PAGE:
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Section A - ReadingSection A - ReadingQuestion 1: RetrievalQuestion 1: RetrievalApproaching and answeringApproaching and a...
Question 1: RetrievalQuestion 1: Retrieval•8 marks8 marks•12 minutes, including active reading time12 minutes, including a...
1.1.1.1. •Read the question, and highlight the most important words in it.•The most important words are those telling you ...
3.3.3.3.IN GROUPSIN GROUPS•Now you’re ready to write up your ideas, thinkabout the purpose of the article, and who its aud...
3.3.3.3.WHAT TO AVOIDWHAT TO AVOIDDon’t write things like this:What’s wrong with these openings?Purpose and AudiencePurpos...
3.3.3.3.WHAT TO WRITEWHAT TO WRITEDo write things like this:What’s better about these openings?Purpose and AudiencePurpose...
3.3.3.3.IN GROUPSIN GROUPS•Write your clear, simple opening sentence.•Now you need to address the question, writing about ...
3.3.3.3.USEFUL WORDS & PHRASESUSEFUL WORDS & PHRASESConnective The text /article…The reader…(or ‘we’…)FirstlySecondlyThird...
Question 1: Retrieval – Sample Mark SchemeQuestion 1: Retrieval – Sample Mark SchemeQuestion 1: Retrieval – Sample Mark Sc...
Question 1: Retrieval – Sample Mark SchemeQuestion 1: Retrieval – Sample Mark SchemeQuestion 1: Retrieval – Sample Mark Sc...
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Aqa lang. -_reading_question_1

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Aqa lang. -_reading_question_1

  1. 1. Section A - ReadingSection A - ReadingQuestion 1: RetrievalQuestion 1: RetrievalApproaching and answeringApproaching and answeringQuestion 1Question 1
  2. 2. Question 1: RetrievalQuestion 1: Retrieval•8 marks8 marks•12 minutes, including active reading time12 minutes, including active reading time•Make 4-5 relevant pointsMake 4-5 relevant points•You’re not analysing languageYou’re not analysing language•You’re showing you fully understand the text, usingYou’re showing you fully understand the text, usingevidence (short, embedded quotes) to prove itevidence (short, embedded quotes) to prove it
  3. 3. 1.1.1.1. •Read the question, and highlight the most important words in it.•The most important words are those telling you what to writeabout in your answer.What do you learn from Elisabeth Hydes article about where she hasbeen and what she has been doing?What do you learn from Ben Leach’s article about the issues and concernsregarding the building of wind farms?What do you learn from the article about the reasons behind ZakiBadawi’s success?What do you learn from Tim Jonze’s article about the popularity of theMercury Music Prize?What do you learn from the article about the benefits of a third runway atHeathrow Airport?
  4. 4. 3.3.3.3.IN GROUPSIN GROUPS•Now you’re ready to write up your ideas, thinkabout the purpose of the article, and who its audience might be. Whenwriting an introductory sentence to your answer, you can mention thesethings.•For Question 1, likely purposes will be to inform (or to ‘make the readeraware’), explain or describe.•Sometimes it may be clear that a text is aimed at a particular group. Ifyou’re not sure about the particular group, don’t guess but simplymention ‘the reader’ / ‘its readers’ (the article’s readers) / or even ‘us’.Purpose and AudiencePurpose and Audience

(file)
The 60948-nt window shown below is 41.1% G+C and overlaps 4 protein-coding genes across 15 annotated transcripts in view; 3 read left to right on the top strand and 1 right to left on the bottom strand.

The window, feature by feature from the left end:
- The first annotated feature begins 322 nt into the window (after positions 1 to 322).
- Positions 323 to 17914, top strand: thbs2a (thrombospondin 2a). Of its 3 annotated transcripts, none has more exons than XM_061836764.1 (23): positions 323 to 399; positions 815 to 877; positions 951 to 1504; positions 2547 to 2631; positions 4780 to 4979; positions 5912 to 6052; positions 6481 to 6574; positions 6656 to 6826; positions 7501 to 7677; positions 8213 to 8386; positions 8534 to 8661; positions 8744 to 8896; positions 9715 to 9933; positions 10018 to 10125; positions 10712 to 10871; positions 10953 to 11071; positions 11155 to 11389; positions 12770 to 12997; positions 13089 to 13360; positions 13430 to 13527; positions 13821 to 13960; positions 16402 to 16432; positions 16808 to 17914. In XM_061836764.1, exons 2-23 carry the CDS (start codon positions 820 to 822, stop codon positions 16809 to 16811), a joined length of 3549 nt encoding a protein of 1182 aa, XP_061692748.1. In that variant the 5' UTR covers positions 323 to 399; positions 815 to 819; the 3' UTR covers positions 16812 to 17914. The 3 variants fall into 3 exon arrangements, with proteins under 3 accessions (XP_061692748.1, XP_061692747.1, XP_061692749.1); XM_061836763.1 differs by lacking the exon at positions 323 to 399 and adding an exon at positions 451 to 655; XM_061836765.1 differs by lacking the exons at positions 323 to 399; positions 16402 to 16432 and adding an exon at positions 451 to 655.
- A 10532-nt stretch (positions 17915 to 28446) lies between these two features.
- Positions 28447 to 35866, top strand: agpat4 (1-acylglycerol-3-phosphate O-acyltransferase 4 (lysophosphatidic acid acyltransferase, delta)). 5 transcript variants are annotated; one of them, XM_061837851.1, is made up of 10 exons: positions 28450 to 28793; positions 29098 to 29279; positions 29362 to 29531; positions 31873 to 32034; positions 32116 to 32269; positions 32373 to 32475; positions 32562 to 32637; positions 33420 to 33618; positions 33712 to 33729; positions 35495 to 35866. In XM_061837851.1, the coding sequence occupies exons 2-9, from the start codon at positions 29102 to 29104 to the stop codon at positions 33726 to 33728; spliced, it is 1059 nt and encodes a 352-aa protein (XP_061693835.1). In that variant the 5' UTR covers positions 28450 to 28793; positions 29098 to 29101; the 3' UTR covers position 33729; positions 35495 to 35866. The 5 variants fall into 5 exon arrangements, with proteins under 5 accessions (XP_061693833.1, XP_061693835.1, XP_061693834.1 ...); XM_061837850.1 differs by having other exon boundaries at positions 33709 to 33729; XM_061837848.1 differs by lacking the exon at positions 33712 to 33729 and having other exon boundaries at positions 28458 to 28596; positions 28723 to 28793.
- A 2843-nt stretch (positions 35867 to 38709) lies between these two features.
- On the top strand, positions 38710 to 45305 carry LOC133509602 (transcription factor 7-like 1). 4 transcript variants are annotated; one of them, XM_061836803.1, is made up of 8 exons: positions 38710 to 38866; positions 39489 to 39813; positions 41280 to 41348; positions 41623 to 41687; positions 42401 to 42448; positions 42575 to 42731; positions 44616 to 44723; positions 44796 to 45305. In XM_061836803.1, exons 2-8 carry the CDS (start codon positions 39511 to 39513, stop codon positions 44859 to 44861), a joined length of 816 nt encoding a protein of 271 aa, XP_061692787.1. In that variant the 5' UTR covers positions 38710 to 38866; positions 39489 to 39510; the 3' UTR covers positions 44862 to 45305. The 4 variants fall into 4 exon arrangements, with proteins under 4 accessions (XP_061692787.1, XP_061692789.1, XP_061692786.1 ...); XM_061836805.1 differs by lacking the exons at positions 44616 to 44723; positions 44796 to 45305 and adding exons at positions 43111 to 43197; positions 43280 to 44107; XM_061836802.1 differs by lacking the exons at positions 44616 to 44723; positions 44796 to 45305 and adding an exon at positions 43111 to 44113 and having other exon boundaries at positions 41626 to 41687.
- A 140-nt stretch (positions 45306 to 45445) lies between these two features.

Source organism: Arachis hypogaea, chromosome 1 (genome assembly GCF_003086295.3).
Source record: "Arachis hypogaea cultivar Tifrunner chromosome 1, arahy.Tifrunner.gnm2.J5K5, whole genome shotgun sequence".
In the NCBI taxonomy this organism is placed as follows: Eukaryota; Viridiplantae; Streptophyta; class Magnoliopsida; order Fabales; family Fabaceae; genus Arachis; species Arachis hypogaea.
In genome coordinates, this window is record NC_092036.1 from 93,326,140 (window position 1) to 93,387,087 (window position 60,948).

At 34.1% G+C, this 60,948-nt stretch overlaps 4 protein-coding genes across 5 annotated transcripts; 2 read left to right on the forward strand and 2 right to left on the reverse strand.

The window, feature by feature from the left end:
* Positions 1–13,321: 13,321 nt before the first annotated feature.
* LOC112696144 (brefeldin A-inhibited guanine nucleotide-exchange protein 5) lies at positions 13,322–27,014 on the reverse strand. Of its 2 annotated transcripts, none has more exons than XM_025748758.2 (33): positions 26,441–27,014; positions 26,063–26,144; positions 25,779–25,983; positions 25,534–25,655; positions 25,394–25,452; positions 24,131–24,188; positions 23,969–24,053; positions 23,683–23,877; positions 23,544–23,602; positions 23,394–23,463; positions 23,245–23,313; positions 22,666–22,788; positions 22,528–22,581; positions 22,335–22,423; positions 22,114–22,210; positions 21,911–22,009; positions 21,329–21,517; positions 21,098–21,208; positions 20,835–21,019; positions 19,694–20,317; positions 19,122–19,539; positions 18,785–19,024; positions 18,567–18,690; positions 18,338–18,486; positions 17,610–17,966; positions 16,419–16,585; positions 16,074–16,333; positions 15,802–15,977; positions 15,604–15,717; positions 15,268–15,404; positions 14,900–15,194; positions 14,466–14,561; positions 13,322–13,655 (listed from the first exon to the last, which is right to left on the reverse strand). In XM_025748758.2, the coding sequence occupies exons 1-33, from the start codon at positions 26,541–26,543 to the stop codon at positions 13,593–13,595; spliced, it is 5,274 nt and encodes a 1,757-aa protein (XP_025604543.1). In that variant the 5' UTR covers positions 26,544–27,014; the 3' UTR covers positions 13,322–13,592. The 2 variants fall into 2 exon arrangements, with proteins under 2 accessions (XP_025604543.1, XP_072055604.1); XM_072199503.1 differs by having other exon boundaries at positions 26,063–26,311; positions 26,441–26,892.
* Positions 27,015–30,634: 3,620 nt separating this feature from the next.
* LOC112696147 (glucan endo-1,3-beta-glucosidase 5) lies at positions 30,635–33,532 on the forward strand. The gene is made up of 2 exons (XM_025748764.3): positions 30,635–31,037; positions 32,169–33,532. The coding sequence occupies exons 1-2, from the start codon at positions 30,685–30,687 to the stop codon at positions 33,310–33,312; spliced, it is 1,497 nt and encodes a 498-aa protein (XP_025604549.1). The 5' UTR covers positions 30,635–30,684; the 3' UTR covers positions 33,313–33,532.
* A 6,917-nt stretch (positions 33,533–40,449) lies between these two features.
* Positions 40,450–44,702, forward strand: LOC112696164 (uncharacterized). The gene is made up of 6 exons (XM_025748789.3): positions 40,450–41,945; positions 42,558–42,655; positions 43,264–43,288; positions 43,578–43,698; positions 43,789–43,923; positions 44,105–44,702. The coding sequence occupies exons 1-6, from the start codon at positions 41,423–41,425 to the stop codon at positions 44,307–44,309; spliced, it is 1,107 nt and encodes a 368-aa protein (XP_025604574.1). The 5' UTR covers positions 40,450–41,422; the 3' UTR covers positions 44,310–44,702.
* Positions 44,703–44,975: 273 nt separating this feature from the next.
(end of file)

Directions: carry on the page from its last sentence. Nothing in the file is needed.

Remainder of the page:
5. 5. 3.3.3.3.WHAT TO AVOIDWHAT TO AVOIDDon’t write things like this:What’s wrong with these openings?Purpose and AudiencePurpose and AudienceText 1 aims to inform readers about the success of the Mercury MusicPrize, and also to entertain them and make them think the Mercury MusicPrize is a really good thing. The audience are people who are in their teensand 20s and who like music or are in bands themselves.Text 1 aims to tell readers about all the problems to do with wind farms inthe UK. Readers will be people who are concerned about the environmentand the government and they will be shocked, sad and angry when theyread the article.
  6. 6. 3.3.3.3.WHAT TO WRITEWHAT TO WRITEDo write things like this:What’s better about these openings?Purpose and AudiencePurpose and AudienceText 1 aims to inform ‘Guardian Music’ readers about the success of theMercury Music Prize.In this article Ben Leach explains issues and concerns to do with windfarms to readers, perhaps especially those concerned about thecountryside or the environment.Text 1 explains to ‘Telegraph’ readers the reasons behind the success ofthe businessman Zaki Badawi.
  7. 7. 3.3.3.3.IN GROUPSIN GROUPS•Write your clear, simple opening sentence.•Now you need to address the question, writing about the things you’vehighlighted by re-phrasing them and putting them in your own words.•Don’t copy chunks of the text.•Pepper your points with two or three word quotes.•Aim for 2-3 sentences per point; explain points toshow you’ve understood the text.
  8. 8. 3.3.3.3.USEFUL WORDS & PHRASESUSEFUL WORDS & PHRASESConnective The text /article…The reader…(or ‘we’…)FirstlySecondlyThirdlyAs well as thisFurthermoreMoreoverFinallyLastlyArguesDescribesEmphasisesExplainsHighlightsInformsRaisesRefers toRevealsShowsTellsIs made awareIs informedIs toldLearnsDiscoversRealises
  9. 9. Question 1: Retrieval – Sample Mark SchemeQuestion 1: Retrieval – Sample Mark SchemeQuestion 1: Retrieval – Sample Mark SchemeQuestion 1: Retrieval – Sample Mark Scheme
  10. 10. Question 1: Retrieval – Sample Mark SchemeQuestion 1: Retrieval – Sample Mark SchemeQuestion 1: Retrieval – Sample Mark SchemeQuestion 1: Retrieval – Sample Mark Scheme

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